Obama says Augusta National golf club should take women
US President Barack Obama thinks women should be allowed to join Augusta National, the male-only golf club that hosts the Masters golf tournament.
The president's "personal opinion is that women should be admitted", White House press secretary Jay Carney said.
He added that it was up to the club in the US state of Georgia to make changes to its membership policy.
The new female IBM head was not invited to join, even though the firm's last four chief executives were all asked.
Throughout its 80-year history, Augusta National has permitted only men to become members.
The exclusion of Virginia Rometty, chief executive of IBM, from the all-male club gained attention since the giant technology company is a major sponsor of the club's annual golf tournament.
IBM declined to comment, but noted that Mrs Rometty plays golf occasionally.
"We're kind of long past the time when women should be excluded from anything," Mr Carney told reporters on Thursday.
The BBC's Steve Kingstone says it is a statement that Mr Obama hopes will play well on the campaign trail.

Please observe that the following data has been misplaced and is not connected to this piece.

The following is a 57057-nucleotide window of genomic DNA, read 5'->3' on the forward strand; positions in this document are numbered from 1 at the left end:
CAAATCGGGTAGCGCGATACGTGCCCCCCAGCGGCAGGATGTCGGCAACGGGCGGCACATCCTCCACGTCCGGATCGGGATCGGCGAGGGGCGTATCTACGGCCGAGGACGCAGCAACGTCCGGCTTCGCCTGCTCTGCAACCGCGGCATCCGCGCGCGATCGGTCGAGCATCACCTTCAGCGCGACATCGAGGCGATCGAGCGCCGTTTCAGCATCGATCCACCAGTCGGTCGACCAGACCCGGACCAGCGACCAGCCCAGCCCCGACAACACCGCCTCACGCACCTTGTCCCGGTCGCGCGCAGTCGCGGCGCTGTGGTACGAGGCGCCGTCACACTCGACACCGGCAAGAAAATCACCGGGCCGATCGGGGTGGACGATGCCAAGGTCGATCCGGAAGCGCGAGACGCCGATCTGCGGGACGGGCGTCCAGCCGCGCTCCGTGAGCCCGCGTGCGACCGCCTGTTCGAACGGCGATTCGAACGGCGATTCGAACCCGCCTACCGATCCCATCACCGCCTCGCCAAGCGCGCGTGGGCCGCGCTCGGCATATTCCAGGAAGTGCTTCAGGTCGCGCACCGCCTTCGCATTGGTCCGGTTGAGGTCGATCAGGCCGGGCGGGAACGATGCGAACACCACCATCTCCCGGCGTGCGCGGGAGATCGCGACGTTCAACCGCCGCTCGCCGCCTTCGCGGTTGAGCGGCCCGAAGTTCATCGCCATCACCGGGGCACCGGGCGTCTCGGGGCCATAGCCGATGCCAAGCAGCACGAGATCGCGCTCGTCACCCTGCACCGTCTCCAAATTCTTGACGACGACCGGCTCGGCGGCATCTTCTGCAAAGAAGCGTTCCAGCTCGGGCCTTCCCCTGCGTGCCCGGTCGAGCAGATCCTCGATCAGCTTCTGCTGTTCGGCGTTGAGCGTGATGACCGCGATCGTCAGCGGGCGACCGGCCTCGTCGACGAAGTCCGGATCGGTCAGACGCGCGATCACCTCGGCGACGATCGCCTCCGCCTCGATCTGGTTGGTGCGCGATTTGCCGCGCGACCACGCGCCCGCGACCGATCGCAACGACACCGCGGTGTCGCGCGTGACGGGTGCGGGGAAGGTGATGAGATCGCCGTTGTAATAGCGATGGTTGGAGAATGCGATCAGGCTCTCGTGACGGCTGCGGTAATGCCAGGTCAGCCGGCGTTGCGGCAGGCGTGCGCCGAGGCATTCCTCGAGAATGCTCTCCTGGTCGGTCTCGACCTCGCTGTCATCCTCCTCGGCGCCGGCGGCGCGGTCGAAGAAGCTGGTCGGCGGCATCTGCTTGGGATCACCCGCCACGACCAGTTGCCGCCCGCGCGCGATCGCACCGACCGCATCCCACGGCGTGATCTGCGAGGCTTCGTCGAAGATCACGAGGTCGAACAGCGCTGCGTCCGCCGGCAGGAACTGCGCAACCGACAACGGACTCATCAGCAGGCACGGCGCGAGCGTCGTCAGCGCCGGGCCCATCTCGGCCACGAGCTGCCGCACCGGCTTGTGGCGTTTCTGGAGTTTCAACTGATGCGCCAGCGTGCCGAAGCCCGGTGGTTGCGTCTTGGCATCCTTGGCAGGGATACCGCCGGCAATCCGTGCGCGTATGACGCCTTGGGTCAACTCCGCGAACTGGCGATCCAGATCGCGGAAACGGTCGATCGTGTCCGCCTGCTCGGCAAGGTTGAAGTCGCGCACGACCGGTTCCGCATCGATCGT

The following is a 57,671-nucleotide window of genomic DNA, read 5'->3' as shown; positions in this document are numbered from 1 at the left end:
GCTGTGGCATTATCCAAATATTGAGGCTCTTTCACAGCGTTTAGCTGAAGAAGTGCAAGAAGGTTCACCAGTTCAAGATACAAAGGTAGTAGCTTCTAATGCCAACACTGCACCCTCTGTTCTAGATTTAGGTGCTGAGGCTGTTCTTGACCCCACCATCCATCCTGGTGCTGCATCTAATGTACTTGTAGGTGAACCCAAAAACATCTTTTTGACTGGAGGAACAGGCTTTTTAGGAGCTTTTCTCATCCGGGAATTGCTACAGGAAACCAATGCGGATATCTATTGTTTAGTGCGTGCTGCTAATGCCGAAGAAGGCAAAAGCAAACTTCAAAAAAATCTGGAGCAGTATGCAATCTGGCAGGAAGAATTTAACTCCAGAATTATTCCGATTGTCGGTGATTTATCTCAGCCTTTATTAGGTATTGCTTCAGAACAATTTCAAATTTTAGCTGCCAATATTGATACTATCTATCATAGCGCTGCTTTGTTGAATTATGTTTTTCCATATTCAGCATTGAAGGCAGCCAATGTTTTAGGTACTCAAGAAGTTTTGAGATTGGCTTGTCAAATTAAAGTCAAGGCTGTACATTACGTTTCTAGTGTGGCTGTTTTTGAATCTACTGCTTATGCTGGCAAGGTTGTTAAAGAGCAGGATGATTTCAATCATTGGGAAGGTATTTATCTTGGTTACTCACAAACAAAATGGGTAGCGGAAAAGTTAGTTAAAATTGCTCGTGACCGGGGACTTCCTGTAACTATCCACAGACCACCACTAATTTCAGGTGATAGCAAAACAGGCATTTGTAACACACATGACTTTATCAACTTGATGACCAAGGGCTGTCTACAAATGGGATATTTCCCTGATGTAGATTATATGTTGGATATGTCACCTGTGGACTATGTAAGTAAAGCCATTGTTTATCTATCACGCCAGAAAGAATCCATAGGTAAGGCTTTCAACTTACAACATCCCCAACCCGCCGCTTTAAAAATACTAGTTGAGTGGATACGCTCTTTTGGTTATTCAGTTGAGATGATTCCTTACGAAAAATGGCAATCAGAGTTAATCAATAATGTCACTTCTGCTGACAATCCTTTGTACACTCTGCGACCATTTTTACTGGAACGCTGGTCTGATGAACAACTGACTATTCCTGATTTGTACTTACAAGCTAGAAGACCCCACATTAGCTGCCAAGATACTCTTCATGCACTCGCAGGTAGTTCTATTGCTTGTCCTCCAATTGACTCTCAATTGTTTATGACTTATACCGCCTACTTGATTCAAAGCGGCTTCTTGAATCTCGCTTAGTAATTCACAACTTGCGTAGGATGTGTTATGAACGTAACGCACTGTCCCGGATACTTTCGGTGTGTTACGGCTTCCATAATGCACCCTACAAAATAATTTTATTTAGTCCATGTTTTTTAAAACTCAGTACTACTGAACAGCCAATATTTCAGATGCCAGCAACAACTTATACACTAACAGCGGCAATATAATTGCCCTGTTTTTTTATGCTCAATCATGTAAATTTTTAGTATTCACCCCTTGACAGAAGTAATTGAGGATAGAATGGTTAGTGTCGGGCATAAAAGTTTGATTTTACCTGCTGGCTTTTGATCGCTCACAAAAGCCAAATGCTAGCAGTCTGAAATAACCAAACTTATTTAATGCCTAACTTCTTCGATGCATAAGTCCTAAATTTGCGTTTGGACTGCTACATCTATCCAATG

Polls already give him a significant lead among women voters over his likely Republican opponent, Mitt Romney.
Mr Romney also endorsed the idea on Thursday.
"Well of course," he told reporters after a Pennsylvania campaign stop. "Certainly if I were a member... of course I'd have women in Augusta."
The chairman of Augusta National has said the club should be allowed to make its own decision on the matter.
But correspondents say Augusta National's all-male policy could conflict with the non-discrimination goals of many sponsor companies.
The last time Augusta National's membership policy came under scrutiny, the club stood firm and hosted its golf tournament without sponsors for two years.